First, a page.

Then they befriended Amy, Maehley, and Florence with whom they spent the day and celebrated the fireworks. We also made friends with Heidi and Rene who were on their way to Canada from Switzerland! Thank you for your Rosemary, tomatoes, potatoes, onions, and other gifties you left us!
July 6 – 10
Luckily, we have Grammy & Grampy here now for 5 days to help us entertain the kids and assist with small projects on the boat. The pool at their hotel is a real winner with the kids in this 90F weather. Dinners out with Grammy and Grampy has also been a winner with me as there is no time to prepare meals. Thanks Grammy & Grampy for your wonderful, helpful visit! We love you!
In between projects, shopping for supplies, and visitors, we are slowly making progress. The goal is to push off the dock in the weather window of the 20th. Keeping our fingers crossed for no more broken toes or tools to slow us down anymore!
Thank you everyone for your messages to us via our blog! We read them today. Your comments have been very encouraging and inspiring to us. We will respond to you all once we get more accustomed to our new environment and spotty network connectivity! Photos will be posted on each blog later in July….
Earlier this week, on their own initiative, the kids took out their school books and started doing exercises to get ahead. They also started their music lessons!
School work that the kids have begun:
Working in his Trapeze Mathematiques – 17 pages done
Began taking photos of things he has never seen before
Started doing a research project on Dinosaurs. The dinosaur of his focus is: T-Rex
Working in her Mathematics book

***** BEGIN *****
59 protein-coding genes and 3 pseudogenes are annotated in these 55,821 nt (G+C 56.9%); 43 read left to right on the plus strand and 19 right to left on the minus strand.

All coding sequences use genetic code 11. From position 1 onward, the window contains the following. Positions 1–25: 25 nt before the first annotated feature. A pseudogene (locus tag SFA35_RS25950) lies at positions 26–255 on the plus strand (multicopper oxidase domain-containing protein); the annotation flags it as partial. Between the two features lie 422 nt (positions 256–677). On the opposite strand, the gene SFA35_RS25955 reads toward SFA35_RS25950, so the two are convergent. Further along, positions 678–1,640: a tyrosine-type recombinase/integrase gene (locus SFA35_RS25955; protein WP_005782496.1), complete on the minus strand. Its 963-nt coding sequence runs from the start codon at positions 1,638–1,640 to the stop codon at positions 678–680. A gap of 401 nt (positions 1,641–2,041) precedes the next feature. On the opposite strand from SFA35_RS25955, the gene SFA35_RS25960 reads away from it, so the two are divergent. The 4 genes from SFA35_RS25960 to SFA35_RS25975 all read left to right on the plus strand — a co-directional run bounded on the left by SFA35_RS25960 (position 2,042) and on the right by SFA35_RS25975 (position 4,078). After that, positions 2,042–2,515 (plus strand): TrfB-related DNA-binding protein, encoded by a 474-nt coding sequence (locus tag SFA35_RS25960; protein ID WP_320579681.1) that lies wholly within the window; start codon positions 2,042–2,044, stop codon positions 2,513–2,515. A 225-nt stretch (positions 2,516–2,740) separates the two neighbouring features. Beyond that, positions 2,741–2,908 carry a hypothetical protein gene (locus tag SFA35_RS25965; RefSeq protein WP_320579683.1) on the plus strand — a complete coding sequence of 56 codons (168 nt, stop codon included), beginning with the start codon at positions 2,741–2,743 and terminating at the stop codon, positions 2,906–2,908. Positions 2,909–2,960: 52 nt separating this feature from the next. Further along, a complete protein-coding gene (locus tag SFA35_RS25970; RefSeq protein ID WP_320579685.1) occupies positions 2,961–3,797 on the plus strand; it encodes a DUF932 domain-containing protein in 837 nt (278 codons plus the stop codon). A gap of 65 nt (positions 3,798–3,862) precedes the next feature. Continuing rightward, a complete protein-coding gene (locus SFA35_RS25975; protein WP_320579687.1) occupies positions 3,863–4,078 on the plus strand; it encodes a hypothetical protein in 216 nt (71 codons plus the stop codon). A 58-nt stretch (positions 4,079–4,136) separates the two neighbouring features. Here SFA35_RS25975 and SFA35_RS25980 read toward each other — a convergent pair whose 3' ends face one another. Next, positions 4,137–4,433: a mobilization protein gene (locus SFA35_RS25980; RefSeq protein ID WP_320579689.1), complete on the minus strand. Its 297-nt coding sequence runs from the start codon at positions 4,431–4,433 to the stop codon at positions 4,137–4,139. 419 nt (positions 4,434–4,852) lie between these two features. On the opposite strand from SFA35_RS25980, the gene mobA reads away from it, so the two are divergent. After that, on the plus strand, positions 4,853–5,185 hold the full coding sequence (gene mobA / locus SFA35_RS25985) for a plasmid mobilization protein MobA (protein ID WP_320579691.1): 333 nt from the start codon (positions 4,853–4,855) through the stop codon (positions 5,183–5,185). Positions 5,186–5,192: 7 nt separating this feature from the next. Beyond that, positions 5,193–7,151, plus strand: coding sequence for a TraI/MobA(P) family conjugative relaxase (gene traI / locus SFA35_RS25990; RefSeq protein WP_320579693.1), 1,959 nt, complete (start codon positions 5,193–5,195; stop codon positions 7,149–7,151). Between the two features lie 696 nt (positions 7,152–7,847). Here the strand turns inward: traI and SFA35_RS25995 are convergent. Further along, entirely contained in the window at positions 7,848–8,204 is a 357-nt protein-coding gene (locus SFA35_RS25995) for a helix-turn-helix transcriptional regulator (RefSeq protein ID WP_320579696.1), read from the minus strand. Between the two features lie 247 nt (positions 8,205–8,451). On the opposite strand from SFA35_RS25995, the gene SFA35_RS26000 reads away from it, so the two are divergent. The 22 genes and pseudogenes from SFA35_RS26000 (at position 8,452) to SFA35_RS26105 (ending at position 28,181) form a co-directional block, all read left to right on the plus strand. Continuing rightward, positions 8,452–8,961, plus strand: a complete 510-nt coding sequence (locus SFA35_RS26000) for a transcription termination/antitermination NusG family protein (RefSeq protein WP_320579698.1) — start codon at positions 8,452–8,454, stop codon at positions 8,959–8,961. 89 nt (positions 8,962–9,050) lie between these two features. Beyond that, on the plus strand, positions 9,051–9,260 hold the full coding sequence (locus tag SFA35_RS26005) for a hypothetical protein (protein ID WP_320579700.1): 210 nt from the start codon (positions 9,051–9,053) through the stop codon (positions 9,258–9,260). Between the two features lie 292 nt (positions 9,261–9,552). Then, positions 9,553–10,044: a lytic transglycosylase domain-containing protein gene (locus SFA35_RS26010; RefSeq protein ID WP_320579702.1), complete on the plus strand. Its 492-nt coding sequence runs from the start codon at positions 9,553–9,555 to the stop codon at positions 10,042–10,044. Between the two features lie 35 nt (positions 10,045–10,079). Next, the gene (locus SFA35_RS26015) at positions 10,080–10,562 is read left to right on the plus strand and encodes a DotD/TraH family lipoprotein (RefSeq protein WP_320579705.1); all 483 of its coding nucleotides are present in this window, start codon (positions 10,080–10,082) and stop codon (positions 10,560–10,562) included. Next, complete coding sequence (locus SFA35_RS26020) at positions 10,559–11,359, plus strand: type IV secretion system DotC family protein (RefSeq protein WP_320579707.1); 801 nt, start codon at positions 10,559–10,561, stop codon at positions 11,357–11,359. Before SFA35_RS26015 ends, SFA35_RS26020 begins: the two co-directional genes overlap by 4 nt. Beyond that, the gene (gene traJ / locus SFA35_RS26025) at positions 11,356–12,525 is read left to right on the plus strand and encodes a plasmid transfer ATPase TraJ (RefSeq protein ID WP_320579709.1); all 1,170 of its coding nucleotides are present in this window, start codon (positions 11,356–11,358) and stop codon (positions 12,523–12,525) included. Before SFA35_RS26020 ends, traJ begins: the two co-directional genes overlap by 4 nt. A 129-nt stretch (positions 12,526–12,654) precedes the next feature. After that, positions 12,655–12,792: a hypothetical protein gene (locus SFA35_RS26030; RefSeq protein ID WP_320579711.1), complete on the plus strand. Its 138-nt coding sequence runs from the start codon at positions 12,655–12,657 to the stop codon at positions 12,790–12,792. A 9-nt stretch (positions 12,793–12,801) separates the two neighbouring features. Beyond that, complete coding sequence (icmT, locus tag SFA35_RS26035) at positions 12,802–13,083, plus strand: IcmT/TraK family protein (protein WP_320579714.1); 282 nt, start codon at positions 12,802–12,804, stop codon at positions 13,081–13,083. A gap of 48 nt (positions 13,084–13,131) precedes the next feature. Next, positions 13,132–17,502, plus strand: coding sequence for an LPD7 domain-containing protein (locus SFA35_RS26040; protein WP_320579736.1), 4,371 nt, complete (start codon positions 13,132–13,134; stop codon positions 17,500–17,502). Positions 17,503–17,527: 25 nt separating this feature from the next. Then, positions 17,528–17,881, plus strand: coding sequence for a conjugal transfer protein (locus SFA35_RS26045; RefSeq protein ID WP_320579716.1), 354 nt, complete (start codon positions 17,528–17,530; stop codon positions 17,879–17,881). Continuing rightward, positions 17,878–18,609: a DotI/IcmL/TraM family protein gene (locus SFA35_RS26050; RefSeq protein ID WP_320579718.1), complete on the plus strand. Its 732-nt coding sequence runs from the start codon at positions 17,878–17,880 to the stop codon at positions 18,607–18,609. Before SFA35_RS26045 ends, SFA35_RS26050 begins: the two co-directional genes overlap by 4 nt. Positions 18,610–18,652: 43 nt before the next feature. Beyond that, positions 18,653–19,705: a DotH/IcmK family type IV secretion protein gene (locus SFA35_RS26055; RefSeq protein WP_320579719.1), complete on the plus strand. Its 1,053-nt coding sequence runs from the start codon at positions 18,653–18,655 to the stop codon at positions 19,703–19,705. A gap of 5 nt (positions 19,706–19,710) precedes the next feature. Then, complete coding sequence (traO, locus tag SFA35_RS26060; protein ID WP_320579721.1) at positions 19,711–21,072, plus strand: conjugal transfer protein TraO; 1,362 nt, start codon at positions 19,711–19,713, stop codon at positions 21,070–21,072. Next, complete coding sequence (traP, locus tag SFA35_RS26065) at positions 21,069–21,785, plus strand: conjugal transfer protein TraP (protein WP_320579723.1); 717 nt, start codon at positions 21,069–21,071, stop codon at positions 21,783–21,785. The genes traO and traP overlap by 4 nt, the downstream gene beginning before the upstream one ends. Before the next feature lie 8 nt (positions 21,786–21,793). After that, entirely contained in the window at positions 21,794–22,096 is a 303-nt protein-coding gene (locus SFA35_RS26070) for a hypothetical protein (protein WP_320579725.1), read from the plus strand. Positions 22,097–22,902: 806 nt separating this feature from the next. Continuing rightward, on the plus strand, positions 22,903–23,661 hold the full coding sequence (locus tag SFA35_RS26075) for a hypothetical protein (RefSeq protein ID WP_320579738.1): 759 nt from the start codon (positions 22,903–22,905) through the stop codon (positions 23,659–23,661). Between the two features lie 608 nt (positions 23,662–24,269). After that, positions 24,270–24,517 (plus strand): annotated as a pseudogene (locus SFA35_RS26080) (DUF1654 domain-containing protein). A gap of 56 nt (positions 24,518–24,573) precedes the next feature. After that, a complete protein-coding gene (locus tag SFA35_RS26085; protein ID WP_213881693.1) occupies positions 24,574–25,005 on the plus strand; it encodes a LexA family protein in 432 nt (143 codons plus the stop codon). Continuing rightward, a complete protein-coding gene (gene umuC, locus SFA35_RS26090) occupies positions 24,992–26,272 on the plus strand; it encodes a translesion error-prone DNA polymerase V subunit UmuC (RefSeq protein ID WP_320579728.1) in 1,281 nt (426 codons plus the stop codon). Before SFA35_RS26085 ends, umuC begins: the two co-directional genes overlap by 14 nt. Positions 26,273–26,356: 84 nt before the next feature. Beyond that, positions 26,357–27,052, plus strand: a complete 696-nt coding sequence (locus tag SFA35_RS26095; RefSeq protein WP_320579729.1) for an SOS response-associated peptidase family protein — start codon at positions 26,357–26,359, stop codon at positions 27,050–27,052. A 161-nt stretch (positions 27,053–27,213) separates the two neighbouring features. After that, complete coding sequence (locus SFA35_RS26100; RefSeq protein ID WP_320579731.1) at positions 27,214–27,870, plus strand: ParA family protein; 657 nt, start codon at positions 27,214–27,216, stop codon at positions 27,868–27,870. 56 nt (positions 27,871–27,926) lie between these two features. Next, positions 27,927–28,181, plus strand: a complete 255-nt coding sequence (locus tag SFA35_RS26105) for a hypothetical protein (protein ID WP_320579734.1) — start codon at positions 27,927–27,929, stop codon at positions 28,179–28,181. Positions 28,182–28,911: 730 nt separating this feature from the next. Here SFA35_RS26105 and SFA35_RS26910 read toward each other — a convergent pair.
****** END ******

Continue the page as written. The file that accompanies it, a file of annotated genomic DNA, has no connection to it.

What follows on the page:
Doing exercises in her Arobas – Français – 4 pages
Started doing drawings each day to represent either an important event or something to remember each day.
I have been busy organizing school supplies. Luckily, the supplies just went on sale at the stores, so helpful to find what we need. Packing these supplies on the boat is another challenge. With such lack of space, I have had to sew little mesh pockets for under the salon banquettes. I am proud to say that they look VERY professional – the unfortunate part is that they are about 1 cm too small to store duotangs! Another botched job…another re-work required….maybe on the trip through the canals I will get busy on fixing them…..
July 13 – Last Visit to Montreal
Our last visit to Montreal was Thursday July 13. Many things had to be done: re-packing/ organizing our storage boxes in the garage, storing the Porsche, getting last minute fabrics for key sewing projects, last bank visits, and buying all those favourite things we can only get at home – like vol-au-vent patisseries, lime chips ; – ) . Additionally, this was our last “overnight stay” in Quebec for RAMQ. I note it here to make it official for insurance purposes.